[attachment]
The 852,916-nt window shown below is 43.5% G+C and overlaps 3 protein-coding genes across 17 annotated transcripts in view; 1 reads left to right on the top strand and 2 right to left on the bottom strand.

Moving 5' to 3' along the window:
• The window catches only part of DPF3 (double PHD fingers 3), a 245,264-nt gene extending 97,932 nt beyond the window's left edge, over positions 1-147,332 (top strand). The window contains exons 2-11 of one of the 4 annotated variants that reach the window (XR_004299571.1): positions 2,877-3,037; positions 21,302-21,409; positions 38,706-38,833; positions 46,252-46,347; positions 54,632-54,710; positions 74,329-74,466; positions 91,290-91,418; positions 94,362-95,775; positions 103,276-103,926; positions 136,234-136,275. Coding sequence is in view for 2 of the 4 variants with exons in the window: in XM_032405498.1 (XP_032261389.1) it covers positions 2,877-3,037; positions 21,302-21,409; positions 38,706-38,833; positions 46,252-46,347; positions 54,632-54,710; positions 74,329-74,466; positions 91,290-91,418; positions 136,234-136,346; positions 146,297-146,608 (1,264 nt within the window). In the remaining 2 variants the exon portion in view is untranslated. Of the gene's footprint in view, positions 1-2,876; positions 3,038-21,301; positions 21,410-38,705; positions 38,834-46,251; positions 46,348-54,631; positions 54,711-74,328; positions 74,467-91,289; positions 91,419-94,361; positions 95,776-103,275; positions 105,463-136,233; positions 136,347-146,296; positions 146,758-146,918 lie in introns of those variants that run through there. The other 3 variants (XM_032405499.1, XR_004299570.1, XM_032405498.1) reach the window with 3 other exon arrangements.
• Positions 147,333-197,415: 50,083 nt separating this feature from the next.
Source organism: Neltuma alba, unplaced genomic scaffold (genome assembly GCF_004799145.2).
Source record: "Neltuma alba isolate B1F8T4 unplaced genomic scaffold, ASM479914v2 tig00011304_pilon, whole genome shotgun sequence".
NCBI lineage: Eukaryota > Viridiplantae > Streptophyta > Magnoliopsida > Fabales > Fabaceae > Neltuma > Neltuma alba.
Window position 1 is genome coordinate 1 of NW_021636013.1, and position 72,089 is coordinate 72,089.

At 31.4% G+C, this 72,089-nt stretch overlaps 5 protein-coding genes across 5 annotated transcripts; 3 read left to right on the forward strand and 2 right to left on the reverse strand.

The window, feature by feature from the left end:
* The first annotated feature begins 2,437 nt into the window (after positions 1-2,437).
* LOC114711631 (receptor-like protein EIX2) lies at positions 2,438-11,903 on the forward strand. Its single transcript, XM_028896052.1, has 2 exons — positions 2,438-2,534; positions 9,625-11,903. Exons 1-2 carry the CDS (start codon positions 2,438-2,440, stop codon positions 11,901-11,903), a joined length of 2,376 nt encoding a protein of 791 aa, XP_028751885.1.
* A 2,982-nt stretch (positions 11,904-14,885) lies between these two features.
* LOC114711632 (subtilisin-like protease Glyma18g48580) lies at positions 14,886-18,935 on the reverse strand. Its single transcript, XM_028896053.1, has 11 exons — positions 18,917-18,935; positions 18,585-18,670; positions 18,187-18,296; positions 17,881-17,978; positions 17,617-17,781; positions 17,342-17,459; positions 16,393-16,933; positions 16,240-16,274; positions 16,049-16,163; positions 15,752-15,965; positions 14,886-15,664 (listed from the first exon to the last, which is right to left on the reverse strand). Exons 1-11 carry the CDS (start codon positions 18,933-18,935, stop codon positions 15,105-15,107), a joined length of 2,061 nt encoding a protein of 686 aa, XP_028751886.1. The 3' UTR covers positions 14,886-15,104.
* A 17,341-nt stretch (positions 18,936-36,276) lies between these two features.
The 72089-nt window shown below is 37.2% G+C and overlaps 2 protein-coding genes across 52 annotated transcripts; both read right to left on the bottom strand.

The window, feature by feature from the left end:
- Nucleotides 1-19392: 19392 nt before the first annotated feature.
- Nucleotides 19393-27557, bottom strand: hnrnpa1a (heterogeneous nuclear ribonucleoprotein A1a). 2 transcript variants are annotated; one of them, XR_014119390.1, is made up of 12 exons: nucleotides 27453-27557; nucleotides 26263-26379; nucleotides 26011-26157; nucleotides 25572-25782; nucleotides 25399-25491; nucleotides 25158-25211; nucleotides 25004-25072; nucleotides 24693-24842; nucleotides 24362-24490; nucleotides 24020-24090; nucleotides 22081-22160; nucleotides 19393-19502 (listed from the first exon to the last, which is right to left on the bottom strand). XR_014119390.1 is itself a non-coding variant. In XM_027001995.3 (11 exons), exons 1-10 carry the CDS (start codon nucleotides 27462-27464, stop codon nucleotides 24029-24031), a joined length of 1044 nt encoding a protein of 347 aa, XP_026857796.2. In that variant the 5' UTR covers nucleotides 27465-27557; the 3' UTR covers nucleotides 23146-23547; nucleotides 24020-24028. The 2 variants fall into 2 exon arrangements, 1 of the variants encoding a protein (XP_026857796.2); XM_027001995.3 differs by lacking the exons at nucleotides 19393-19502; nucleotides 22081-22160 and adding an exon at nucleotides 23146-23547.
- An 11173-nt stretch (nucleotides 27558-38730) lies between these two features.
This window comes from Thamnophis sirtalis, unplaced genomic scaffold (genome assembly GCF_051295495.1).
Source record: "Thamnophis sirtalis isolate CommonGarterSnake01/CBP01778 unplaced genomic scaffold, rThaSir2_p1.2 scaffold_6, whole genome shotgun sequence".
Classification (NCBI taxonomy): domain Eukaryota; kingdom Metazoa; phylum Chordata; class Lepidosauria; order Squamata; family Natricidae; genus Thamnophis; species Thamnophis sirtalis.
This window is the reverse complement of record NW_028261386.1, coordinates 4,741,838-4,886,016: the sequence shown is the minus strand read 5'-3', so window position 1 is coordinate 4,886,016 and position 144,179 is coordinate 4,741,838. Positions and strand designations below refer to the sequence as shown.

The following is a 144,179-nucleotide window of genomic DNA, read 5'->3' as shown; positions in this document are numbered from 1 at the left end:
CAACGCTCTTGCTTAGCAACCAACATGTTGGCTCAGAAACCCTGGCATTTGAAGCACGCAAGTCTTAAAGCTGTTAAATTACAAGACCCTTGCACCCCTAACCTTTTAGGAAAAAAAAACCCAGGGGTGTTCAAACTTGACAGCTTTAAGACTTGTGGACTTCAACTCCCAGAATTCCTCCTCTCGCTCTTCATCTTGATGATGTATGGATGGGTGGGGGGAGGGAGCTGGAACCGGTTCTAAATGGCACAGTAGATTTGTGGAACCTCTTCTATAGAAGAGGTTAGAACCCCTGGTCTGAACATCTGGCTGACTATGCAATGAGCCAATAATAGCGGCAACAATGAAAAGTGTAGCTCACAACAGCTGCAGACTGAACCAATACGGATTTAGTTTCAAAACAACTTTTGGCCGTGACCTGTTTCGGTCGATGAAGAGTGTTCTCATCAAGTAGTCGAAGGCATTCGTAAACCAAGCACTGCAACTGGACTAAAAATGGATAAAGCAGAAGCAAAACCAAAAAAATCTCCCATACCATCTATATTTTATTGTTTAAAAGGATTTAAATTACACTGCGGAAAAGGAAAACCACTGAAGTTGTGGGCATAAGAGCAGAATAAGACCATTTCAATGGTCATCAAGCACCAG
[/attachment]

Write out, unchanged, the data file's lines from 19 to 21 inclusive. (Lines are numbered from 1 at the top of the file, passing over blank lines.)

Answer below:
- Nucleotides 19393-27557, bottom strand: hnrnpa1a (heterogeneous nuclear ribonucleoprotein A1a). 2 transcript variants are annotated; one of them, XR_014119390.1, is made up of 12 exons: nucleotides 27453-27557; nucleotides 26263-26379; nucleotides 26011-26157; nucleotides 25572-25782; nucleotides 25399-25491; nucleotides 25158-25211; nucleotides 25004-25072; nucleotides 24693-24842; nucleotides 24362-24490; nucleotides 24020-24090; nucleotides 22081-22160; nucleotides 19393-19502 (listed from the first exon to the last, which is right to left on the bottom strand). XR_014119390.1 is itself a non-coding variant. In XM_027001995.3 (11 exons), exons 1-10 carry the CDS (start codon nucleotides 27462-27464, stop codon nucleotides 24029-24031), a joined length of 1044 nt encoding a protein of 347 aa, XP_026857796.2. In that variant the 5' UTR covers nucleotides 27465-27557; the 3' UTR covers nucleotides 23146-23547; nucleotides 24020-24028. The 2 variants fall into 2 exon arrangements, 1 of the variants encoding a protein (XP_026857796.2); XM_027001995.3 differs by lacking the exons at nucleotides 19393-19502; nucleotides 22081-22160 and adding an exon at nucleotides 23146-23547.
- An 11173-nt stretch (nucleotides 27558-38730) lies between these two features.
This window comes from Thamnophis sirtalis, unplaced genomic scaffold (genome assembly GCF_051295495.1).